Elliot wasn’t the first thing Lindsey had brought back from a pocket universe. She’d gone on vacation once and brought back the pit of a green fruit that fizzed like sherbet when you bit into it, and gave you dreams about staircases, ladders, rockets, things that went up and up, although nothing had come up when she planted it, although almost everything grew in Florida.
Within these plots, the stories are all studded with images as beautiful and surreal as David Lynch dioramas: a man in a wedding dress riding over shallow water in a glass-bottomed boat; a now-extinct cat-like taxidermied nightmare; eerily intricate little toys and houses filled with moss and molting monsters; RealDoll–style werewolf boyfriends living in storage units; hovering bubbles of blood; butter statues shaped like supervillains; possible nudist ghosts; and too many other oddities to catalog. As in her other collections, Link’s stories — regardless of their actual word count — sprawl and deepen like novellas, or novels tucked into short-story-sized boxes, or a TARDIS, or the unsettling interior of the Navidson/Green house in House of Leaves. The inside and outside are not proportionate to one another. Her world-building is ecstatic; one gets the sense that no amount of new information about her stories’ universes would make them predictable to anyone except her.
And so we return to the first sentences, and by extension, the stories themselves.
By virtue of these sentences, by virtue of her premises, her plots, her ecstatically built universes, nothing of Kelly Link’s should, rightly, work. It’s akin to walking into the laboratory of a mad scientist and observing a sprawling, unrecognizable Rube Goldberg–style machine wreathed in tunnels of naked mole rats, giving off blue and gold sparks, sweating tea, smelling like sulfur and hydrangeas, and belching the second movement of Górecki’s Symphony of Sorrowful Songs; and then watching the whole thing precisely and perfectly crack an egg in a bowl. What Link evokes at the end of her stories — in the case of stories like the “The Lesson,” exactly at the end — is the sort of magic every reader hungers for. It’s the desire to come away from a text feeling slightly altered — whether there are tears snow-globing on the lenses of your glasses or you have to put the book down and bite your thumb or there’s a weird feeling of pressure behind your nose or you utter an involuntary “Oh.” It’s what every good story should do in some way or another, and it’s the sort of thing that seems simple, but isn’t.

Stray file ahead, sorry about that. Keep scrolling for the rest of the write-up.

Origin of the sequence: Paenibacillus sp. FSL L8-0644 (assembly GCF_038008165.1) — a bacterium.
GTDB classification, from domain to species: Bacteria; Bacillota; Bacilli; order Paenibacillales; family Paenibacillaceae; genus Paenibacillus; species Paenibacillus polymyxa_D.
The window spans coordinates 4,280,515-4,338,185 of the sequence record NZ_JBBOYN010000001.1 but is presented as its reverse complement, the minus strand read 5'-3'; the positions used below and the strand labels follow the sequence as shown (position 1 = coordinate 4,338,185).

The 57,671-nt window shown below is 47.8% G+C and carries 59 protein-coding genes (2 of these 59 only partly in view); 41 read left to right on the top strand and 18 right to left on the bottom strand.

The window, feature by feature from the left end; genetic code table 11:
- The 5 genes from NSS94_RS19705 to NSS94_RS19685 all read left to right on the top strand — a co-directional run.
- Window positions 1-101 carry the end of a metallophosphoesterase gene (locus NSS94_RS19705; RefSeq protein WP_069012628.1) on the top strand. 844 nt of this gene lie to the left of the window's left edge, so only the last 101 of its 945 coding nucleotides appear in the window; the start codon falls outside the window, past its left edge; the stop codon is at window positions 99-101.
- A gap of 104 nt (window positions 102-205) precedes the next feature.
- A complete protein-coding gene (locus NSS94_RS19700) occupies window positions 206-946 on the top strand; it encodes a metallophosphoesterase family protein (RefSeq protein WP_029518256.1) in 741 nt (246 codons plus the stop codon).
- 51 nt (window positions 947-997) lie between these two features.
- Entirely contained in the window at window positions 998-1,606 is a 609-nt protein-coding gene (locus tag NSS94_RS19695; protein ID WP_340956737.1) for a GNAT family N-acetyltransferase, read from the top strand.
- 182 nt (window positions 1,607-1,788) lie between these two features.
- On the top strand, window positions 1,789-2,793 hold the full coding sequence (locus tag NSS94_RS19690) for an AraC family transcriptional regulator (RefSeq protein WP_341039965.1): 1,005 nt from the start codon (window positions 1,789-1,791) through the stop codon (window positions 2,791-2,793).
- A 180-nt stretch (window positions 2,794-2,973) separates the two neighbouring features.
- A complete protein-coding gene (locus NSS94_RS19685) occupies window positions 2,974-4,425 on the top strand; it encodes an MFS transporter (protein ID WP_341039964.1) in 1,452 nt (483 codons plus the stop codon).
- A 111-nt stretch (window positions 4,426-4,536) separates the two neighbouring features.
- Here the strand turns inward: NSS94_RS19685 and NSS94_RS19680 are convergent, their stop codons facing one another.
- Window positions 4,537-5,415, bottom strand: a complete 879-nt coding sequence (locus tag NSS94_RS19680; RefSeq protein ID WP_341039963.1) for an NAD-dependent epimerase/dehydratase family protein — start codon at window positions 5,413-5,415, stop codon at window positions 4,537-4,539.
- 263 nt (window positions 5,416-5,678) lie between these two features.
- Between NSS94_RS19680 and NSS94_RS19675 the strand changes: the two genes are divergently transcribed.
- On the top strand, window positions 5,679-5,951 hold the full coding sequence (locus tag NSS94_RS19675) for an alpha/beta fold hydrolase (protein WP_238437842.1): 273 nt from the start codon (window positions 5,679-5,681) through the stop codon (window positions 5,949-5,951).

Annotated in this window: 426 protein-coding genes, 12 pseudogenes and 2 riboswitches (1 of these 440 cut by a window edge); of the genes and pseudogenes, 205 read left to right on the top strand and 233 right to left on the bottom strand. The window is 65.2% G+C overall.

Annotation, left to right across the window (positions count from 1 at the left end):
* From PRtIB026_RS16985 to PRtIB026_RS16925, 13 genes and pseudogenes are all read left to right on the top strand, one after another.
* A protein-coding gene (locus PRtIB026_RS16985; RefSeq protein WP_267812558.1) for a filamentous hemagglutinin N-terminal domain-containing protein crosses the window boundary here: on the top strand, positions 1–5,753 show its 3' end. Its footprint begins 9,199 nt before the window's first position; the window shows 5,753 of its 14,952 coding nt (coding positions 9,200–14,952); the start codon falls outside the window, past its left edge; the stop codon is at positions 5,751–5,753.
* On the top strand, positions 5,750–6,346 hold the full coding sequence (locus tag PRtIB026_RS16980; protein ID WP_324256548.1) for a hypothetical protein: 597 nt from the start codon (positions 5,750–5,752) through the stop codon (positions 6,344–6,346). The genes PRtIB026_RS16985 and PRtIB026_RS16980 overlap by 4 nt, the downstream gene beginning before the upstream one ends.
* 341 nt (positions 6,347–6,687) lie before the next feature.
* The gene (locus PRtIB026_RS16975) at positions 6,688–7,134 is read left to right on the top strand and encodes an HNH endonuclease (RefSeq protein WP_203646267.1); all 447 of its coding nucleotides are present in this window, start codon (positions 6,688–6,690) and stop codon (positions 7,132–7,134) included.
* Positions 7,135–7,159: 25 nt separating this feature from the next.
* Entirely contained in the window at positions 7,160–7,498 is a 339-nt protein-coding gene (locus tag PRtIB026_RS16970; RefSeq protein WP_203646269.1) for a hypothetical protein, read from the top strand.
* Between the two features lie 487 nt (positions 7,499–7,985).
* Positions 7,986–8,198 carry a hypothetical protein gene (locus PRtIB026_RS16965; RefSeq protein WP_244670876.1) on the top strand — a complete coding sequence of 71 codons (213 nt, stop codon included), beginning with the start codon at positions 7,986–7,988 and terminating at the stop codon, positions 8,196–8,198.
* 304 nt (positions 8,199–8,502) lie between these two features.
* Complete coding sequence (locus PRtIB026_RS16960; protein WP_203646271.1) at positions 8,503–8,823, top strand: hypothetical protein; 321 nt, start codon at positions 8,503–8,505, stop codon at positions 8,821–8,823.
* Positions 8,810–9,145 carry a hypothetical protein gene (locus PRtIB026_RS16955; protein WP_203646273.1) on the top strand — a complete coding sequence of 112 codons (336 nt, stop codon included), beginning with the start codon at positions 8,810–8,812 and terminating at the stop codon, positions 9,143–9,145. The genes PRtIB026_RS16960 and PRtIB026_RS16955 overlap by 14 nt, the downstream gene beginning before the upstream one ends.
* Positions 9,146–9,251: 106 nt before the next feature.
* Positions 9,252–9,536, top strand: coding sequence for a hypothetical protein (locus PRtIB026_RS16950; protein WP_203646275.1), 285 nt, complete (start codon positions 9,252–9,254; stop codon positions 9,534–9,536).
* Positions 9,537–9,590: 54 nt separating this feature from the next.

Or, to put it another way: Most of her stories are unfilmable. They contain so much nuance and so many sleights of hand and so much contortion of form, it would take a filmmaker who does not yet exist to adapt them to the screen. This is not a marker of quality in and of itself — there are plenty of brilliant, beautiful, filmable novels and stories. But it puts her into an elusive category of writers — alongside Nicholson Baker and Italo Calvino — who are so specialized that they have broken fiction down to its most essential elements, then reassembled them into something unrecognizable. This is why Link should be required reading for every writer, even writers whose styles deviate completely from hers: it is necessary to understand the sheer possibilities of form, of genre. To understand how rules can be twisted, snapped, shattered.